Research shows how reading scientific articles can increase students’ understanding

A pile of magazines

Source: Miroslaw Dziadkowiec /

Developing students’ scientific literacy skills is clearly important for those going on to further studies in a scientific discipline. But it is also important for those who do not – members of society need to make informed decisions on the science they encounter in their everyday lives.

Teaching the chemistry curriculum in a relevant societal context gives students a hook for exploring the subject while an understanding of the underlying science is also developed. This supports students who find learning concepts without context difficult, at the same time as encouraging students to consider how what they are learning aligns with what they already know. This may help to improve students’ metacognitive abilities – how they regulate their own learning.

Crucially, a chemically-literate person needs to be able to navigate the landscape of representations: the macroscopic, microscopic and symbolic.

Thinking contextually

In a new study, researchers from Israel have developed a context-based intervention, including explicit metacognitive prompts to guide students in their understanding and improve their comprehension of scientific texts.

They selected and adapted a number of short scientific articles to match the knowledge level of high school chemistry students.

The metacognitive prompts asked students to reflect on the main subject of each article, and to link their reflections to the different levels of representations in chemistry.

The effectiveness of this approach was shown in a study involving about 670 high school students.

Two groups were exposed to high-intensity, context-based learning by reading five adapted scientific articles with topics relevant to wider society. One of these groups received metacognitive prompts. A third group was exposed to a low-intensity approach by reading only two scientific articles, and did not receive metacognitive prompts.

Pre- and post-testing measured student increases in conceptual understanding and metacognitive knowledge of reading strategies. The researchers paid close attention to the students’ ability to reason between the different levels of representation.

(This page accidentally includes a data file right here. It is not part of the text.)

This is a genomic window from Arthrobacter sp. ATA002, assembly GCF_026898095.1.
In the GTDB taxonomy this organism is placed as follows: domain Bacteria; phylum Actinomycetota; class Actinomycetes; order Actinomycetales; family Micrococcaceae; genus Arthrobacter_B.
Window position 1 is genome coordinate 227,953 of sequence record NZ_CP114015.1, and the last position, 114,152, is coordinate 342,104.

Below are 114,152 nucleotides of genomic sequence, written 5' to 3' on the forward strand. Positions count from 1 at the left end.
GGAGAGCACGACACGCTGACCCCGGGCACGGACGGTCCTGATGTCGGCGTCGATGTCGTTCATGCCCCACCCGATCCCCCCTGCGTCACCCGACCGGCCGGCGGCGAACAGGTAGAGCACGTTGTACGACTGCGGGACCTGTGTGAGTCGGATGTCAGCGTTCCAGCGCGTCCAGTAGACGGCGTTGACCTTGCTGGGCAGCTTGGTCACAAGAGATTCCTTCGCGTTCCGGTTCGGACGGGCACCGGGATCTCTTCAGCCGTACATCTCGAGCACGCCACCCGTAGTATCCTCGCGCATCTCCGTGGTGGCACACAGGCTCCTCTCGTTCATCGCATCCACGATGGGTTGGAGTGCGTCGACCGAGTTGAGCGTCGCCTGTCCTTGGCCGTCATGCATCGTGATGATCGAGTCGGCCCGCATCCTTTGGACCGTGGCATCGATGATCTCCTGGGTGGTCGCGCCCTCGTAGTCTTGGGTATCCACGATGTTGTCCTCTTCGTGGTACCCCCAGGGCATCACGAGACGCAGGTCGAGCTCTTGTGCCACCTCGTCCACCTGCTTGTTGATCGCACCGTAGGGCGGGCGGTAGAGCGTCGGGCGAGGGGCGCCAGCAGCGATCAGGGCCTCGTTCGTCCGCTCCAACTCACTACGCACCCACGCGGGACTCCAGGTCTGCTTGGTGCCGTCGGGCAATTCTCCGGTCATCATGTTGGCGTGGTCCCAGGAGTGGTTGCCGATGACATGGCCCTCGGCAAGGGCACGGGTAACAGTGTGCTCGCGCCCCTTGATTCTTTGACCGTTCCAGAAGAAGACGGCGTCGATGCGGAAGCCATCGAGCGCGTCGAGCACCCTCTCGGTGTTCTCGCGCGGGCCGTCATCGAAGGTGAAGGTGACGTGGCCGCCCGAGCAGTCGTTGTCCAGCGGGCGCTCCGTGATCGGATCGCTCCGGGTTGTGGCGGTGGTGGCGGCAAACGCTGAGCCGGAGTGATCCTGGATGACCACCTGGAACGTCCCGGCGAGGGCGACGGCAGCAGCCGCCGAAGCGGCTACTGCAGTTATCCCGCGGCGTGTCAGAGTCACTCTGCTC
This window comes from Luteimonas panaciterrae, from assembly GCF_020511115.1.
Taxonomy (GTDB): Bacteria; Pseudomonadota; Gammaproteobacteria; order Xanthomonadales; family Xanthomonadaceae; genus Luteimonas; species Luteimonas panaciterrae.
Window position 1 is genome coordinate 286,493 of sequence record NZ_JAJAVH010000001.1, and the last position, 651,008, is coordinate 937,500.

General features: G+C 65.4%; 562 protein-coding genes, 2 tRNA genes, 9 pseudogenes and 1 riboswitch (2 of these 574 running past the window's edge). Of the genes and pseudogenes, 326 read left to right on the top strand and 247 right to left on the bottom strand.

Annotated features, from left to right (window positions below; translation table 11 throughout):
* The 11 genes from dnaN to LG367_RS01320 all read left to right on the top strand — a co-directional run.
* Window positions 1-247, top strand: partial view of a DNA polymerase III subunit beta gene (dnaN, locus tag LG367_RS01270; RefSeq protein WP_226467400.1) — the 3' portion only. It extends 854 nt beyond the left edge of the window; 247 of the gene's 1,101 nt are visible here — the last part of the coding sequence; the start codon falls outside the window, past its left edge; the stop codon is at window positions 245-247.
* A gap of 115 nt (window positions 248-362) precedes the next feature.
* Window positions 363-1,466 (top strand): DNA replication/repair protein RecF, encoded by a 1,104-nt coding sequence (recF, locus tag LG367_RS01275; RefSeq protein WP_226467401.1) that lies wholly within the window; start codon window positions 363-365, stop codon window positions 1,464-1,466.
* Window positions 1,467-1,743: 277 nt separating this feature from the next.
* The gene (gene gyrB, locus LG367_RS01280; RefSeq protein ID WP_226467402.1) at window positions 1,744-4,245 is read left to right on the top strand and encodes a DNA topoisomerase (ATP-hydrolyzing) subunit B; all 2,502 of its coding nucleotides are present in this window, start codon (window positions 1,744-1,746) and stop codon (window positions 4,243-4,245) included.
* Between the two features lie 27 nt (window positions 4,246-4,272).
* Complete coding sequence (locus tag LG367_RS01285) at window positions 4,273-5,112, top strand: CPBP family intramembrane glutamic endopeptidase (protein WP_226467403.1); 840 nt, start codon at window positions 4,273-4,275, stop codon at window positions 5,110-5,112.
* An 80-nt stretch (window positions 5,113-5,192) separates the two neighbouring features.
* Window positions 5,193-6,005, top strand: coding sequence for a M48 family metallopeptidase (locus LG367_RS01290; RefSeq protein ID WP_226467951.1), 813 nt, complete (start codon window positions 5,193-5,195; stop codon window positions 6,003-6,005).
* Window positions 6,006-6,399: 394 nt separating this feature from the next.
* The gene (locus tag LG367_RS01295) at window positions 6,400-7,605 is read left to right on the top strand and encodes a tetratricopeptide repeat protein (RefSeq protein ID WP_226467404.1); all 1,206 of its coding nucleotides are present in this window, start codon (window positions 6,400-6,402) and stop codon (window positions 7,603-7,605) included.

The students in the high-intensity group, who received metacognitive prompts, were most improved in their chemistry understanding and in their ability to regulate their learning. The high-intensity group that did not receive metacognitive prompts out-performed the low-intensity group.

Significantly, this order of improvement across the different groups of students held for their ability to explain concepts by using multiple levels of representation – macroscopic, microscopic and symbolic.

Teaching tips

  • Use scientific articles and domain-specific, metacognitive prompts on a regular basis to improve students’ scientific literacy.
  • Some examples of metacognitive prompts:
    1. What is the article about?
    2. What are the key concepts in the article?
    3. Where does the article discuss macroscopic, microscopic and symbolic representations of chemistry?
  • More prompts can be found in the research paper.
  • Try using these Education in Chemistry articles that also come with teaching resources.
  • The study suggests that this shouldn’t be a one-off activity, and that students will benefit from doing this regularly.